One statement in this was exaggerated -- most accounts of the Budapest Telefon Hirmondó report that the number of subscribers was actually a few thousand, not "160,000". Also, the full name of the company was the "Telephone Newspaper Company of America".
Logansport (Indiana) Daily Reporter, October 14, 1909, page 3.




In  a  Short  Time  People  Can  Roll  Over  in  Bed,  Take  Receiver  Off  Hook  and  Hear  the  News  of  the  Day.

    New York, October 14.--The Telephone Company of America organized by electing Manley M. Gillam of 110 W. Thirty-fourth street, president, and William H. Alexander, of 10-12 Old Slip, secretary and treasurer, and pretty soon we'll be able to flop over in bed mornings, turn on a telephone like arrangement and listen to a summary of news from all over the world.
    "Why, it'll be just as simple as turning on the gas or electric light." Mr. Gillam explained today.
    "Zing! You switch on the current and place the receiver to your ear." A melodious voice will exclaim: "Good morning! Weather bureau predicts fair weather, Jeffries licked Johnson last night, Peary says Cook is a--well, that he didn't reach the pole. Miss Dottie Pink Tights has recovered her diamonds. Pittsburg millionaire shoots up a lobster palace. President Taft played golf yesterday. John D. endowed another university and the price of oil has advanced two cents."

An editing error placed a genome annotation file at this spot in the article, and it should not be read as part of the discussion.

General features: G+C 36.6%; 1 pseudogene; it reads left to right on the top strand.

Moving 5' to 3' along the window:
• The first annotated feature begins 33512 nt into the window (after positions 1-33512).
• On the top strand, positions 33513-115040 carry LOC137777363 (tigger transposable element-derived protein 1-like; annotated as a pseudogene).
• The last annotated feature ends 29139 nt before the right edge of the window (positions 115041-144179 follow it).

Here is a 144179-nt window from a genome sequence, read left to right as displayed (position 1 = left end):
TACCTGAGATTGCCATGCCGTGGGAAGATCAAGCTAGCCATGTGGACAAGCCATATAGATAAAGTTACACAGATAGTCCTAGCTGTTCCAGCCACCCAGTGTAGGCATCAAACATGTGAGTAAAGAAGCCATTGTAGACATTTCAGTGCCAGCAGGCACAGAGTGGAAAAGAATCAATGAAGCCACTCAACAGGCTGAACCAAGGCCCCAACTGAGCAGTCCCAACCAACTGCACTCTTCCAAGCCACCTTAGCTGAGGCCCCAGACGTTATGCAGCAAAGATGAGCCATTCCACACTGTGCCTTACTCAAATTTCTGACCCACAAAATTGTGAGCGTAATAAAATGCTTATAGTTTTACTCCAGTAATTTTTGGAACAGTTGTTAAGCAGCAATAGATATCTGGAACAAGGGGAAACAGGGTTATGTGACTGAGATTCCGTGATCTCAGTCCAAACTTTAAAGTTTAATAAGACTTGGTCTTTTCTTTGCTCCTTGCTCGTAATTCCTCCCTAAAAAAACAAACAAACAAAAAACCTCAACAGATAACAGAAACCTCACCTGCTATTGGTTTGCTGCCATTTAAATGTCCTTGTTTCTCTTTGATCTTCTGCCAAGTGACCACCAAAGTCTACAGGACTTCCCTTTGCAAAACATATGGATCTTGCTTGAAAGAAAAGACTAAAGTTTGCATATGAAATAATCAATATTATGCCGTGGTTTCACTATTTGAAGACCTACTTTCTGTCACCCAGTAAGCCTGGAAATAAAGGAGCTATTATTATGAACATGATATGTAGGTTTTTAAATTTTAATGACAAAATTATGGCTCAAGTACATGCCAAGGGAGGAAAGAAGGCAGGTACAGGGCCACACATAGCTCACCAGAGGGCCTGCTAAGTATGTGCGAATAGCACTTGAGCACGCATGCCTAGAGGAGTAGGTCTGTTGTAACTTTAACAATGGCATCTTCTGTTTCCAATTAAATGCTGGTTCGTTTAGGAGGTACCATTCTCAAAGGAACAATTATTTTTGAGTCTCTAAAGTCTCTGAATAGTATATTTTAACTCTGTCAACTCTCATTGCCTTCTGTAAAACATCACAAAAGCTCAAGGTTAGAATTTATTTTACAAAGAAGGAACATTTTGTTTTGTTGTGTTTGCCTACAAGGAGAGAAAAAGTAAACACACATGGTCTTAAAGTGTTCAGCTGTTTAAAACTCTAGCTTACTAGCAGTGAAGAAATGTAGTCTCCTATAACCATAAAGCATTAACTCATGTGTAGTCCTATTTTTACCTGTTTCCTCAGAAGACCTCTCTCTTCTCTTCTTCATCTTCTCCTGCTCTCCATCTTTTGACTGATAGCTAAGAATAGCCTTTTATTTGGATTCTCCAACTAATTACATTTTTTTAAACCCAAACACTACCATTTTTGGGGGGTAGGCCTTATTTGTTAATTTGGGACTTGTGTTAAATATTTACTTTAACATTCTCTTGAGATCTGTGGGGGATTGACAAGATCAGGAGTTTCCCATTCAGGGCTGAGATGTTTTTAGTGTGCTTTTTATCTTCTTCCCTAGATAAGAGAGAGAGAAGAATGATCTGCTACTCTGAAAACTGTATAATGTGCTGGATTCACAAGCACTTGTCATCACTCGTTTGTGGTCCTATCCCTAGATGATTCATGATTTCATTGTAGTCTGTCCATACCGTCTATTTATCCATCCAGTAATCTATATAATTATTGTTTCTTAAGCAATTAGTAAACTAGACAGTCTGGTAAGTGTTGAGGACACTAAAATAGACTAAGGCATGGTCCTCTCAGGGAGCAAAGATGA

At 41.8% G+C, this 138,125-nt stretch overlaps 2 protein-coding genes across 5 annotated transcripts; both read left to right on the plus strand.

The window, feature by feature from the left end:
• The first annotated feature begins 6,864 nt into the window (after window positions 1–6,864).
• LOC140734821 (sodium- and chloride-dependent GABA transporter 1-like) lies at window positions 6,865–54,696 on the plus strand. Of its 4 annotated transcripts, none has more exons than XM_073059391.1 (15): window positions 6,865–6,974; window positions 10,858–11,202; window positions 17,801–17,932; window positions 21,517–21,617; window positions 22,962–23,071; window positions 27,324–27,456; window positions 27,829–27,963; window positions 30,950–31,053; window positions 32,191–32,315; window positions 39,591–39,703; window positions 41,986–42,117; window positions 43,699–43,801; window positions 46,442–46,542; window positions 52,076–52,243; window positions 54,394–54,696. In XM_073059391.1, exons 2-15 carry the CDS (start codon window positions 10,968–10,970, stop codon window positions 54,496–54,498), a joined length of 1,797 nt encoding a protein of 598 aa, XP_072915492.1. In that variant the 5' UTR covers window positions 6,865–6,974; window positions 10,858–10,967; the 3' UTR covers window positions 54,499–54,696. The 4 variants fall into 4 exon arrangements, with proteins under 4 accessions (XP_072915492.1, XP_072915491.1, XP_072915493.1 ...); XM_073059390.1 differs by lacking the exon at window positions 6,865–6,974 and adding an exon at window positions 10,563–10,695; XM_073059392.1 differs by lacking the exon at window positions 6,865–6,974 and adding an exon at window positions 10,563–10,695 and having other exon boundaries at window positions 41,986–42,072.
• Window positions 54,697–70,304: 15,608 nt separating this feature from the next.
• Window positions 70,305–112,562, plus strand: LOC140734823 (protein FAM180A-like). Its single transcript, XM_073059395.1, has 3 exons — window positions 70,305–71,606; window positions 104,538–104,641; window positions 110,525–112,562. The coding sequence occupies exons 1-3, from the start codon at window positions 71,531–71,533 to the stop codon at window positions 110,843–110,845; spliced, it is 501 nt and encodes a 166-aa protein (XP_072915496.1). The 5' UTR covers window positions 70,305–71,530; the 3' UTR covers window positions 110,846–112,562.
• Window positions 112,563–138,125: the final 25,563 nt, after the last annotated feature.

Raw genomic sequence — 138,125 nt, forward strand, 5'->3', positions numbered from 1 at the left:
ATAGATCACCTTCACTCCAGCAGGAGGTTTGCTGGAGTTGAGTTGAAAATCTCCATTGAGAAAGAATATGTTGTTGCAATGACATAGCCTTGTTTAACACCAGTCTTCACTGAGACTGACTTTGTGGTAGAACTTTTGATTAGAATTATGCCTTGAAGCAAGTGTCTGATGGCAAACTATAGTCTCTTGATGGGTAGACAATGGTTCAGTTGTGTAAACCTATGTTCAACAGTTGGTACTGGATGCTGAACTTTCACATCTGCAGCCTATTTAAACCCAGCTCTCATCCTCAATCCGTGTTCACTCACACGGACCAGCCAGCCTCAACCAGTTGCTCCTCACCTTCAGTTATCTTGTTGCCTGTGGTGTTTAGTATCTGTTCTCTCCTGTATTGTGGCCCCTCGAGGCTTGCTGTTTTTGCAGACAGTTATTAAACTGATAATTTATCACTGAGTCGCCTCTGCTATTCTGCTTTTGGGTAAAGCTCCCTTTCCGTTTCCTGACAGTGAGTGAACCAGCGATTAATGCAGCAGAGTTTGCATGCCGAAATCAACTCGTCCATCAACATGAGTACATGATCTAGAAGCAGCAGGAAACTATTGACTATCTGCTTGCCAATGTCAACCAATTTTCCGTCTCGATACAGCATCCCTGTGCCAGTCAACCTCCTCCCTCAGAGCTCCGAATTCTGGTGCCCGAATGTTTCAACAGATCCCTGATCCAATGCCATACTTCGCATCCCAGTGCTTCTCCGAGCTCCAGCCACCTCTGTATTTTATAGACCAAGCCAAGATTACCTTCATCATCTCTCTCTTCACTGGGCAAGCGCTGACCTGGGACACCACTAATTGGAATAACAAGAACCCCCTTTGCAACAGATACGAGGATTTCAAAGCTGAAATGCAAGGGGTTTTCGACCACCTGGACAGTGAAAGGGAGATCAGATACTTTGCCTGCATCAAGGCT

To one who has been to Budapest the "telephone newspaper" is no novelty. Over there a complete plant is working. It furnishes canned news to 160,000 subscribers daily. It has other features, too.
    The American company is in the embryonic stage. But within three months Mr. Gillam predicts it will be furnishing news, vocal and instrumental music to many subscribers. The experiment, he says, will be tried in a town smaller than New York. The service will be an individual one, not connected with the ordinary telephone of commerce. The company hasn't decided on rates. In Budapest subscribers pay sixty cents a month and a quarter a month for every additional extension. Cornelius Balassa, whose office is at 10-12 W. Twenty-second street, is said to own all American rights to the machinery appliances and the patent that will be utilized.